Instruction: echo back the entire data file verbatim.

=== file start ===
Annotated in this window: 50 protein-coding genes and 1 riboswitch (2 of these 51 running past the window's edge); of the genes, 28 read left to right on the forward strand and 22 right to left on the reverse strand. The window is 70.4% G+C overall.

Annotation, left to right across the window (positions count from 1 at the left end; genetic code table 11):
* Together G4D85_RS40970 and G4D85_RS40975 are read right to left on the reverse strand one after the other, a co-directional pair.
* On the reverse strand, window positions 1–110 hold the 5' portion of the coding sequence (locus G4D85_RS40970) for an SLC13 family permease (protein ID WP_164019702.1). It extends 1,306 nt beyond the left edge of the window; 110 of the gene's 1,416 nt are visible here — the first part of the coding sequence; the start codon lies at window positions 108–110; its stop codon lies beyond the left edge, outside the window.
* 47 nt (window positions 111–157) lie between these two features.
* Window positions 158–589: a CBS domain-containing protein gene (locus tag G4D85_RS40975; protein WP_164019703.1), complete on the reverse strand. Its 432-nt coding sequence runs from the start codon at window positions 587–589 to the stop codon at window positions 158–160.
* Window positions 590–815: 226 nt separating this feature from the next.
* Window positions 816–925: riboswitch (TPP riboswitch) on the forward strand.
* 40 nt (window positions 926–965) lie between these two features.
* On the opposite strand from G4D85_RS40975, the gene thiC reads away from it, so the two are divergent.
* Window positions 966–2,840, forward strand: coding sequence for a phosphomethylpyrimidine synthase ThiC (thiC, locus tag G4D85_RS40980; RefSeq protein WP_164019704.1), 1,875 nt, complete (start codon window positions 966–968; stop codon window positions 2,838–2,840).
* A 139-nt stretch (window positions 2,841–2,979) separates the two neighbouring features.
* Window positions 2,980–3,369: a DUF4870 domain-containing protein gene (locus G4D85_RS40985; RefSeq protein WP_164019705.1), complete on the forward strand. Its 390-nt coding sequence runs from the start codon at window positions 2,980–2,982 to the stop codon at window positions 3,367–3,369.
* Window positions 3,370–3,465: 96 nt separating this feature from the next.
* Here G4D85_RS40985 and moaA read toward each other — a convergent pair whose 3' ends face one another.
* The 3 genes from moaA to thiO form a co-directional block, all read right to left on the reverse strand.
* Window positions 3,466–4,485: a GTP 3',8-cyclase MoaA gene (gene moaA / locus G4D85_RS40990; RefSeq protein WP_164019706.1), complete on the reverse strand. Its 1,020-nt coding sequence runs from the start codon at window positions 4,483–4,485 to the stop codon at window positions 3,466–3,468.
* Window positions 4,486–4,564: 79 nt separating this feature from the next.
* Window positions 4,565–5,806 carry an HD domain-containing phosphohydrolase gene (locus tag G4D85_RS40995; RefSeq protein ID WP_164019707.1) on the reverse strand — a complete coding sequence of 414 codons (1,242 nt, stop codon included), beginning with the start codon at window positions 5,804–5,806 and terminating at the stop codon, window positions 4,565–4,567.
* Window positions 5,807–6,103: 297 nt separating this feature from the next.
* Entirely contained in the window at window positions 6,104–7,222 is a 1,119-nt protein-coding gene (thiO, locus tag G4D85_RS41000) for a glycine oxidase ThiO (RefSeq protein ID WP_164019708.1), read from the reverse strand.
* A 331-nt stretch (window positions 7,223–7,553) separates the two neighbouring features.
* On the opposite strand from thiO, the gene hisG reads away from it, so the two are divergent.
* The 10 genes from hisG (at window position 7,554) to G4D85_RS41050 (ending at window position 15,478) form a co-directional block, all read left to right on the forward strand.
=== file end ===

Annotated in this window: 50 protein-coding genes and 1 riboswitch (2 of these 51 running past the window's edge); of the genes, 28 read left to right on the forward strand and 22 right to left on the reverse strand. The window is 70.4% G+C overall.

Annotation, left to right across the window (positions count from 1 at the left end; genetic code table 11):
* Together G4D85_RS40970 and G4D85_RS40975 are read right to left on the reverse strand one after the other, a co-directional pair.
* On the reverse strand, window positions 1–110 hold the 5' portion of the coding sequence (locus G4D85_RS40970) for an SLC13 family permease (protein ID WP_164019702.1). It extends 1,306 nt beyond the left edge of the window; 110 of the gene's 1,416 nt are visible here — the first part of the coding sequence; the start codon lies at window positions 108–110; its stop codon lies beyond the left edge, outside the window.
* 47 nt (window positions 111–157) lie between these two features.
* Window positions 158–589: a CBS domain-containing protein gene (locus tag G4D85_RS40975; protein WP_164019703.1), complete on the reverse strand. Its 432-nt coding sequence runs from the start codon at window positions 587–589 to the stop codon at window positions 158–160.
* Window positions 590–815: 226 nt separating this feature from the next.
* Window positions 816–925: riboswitch (TPP riboswitch) on the forward strand.
* 40 nt (window positions 926–965) lie between these two features.
* On the opposite strand from G4D85_RS40975, the gene thiC reads away from it, so the two are divergent.
* Window positions 966–2,840, forward strand: coding sequence for a phosphomethylpyrimidine synthase ThiC (thiC, locus tag G4D85_RS40980; RefSeq protein WP_164019704.1), 1,875 nt, complete (start codon window positions 966–968; stop codon window positions 2,838–2,840).
* A 139-nt stretch (window positions 2,841–2,979) separates the two neighbouring features.
* Window positions 2,980–3,369: a DUF4870 domain-containing protein gene (locus G4D85_RS40985; RefSeq protein WP_164019705.1), complete on the forward strand. Its 390-nt coding sequence runs from the start codon at window positions 2,980–2,982 to the stop codon at window positions 3,367–3,369.
* Window positions 3,370–3,465: 96 nt separating this feature from the next.
* Here G4D85_RS40985 and moaA read toward each other — a convergent pair whose 3' ends face one another.
* The 3 genes from moaA to thiO form a co-directional block, all read right to left on the reverse strand.
* Window positions 3,466–4,485: a GTP 3',8-cyclase MoaA gene (gene moaA / locus G4D85_RS40990; RefSeq protein WP_164019706.1), complete on the reverse strand. Its 1,020-nt coding sequence runs from the start codon at window positions 4,483–4,485 to the stop codon at window positions 3,466–3,468.
* Window positions 4,486–4,564: 79 nt separating this feature from the next.
* Window positions 4,565–5,806 carry an HD domain-containing phosphohydrolase gene (locus tag G4D85_RS40995; RefSeq protein ID WP_164019707.1) on the reverse strand — a complete coding sequence of 414 codons (1,242 nt, stop codon included), beginning with the start codon at window positions 5,804–5,806 and terminating at the stop codon, window positions 4,565–4,567.
* Window positions 5,807–6,103: 297 nt separating this feature from the next.
* Entirely contained in the window at window positions 6,104–7,222 is a 1,119-nt protein-coding gene (thiO, locus tag G4D85_RS41000) for a glycine oxidase ThiO (RefSeq protein ID WP_164019708.1), read from the reverse strand.
* A 331-nt stretch (window positions 7,223–7,553) separates the two neighbouring features.
* On the opposite strand from thiO, the gene hisG reads away from it, so the two are divergent.
* The 10 genes from hisG (at window position 7,554) to G4D85_RS41050 (ending at window position 15,478) form a co-directional block, all read left to right on the forward strand.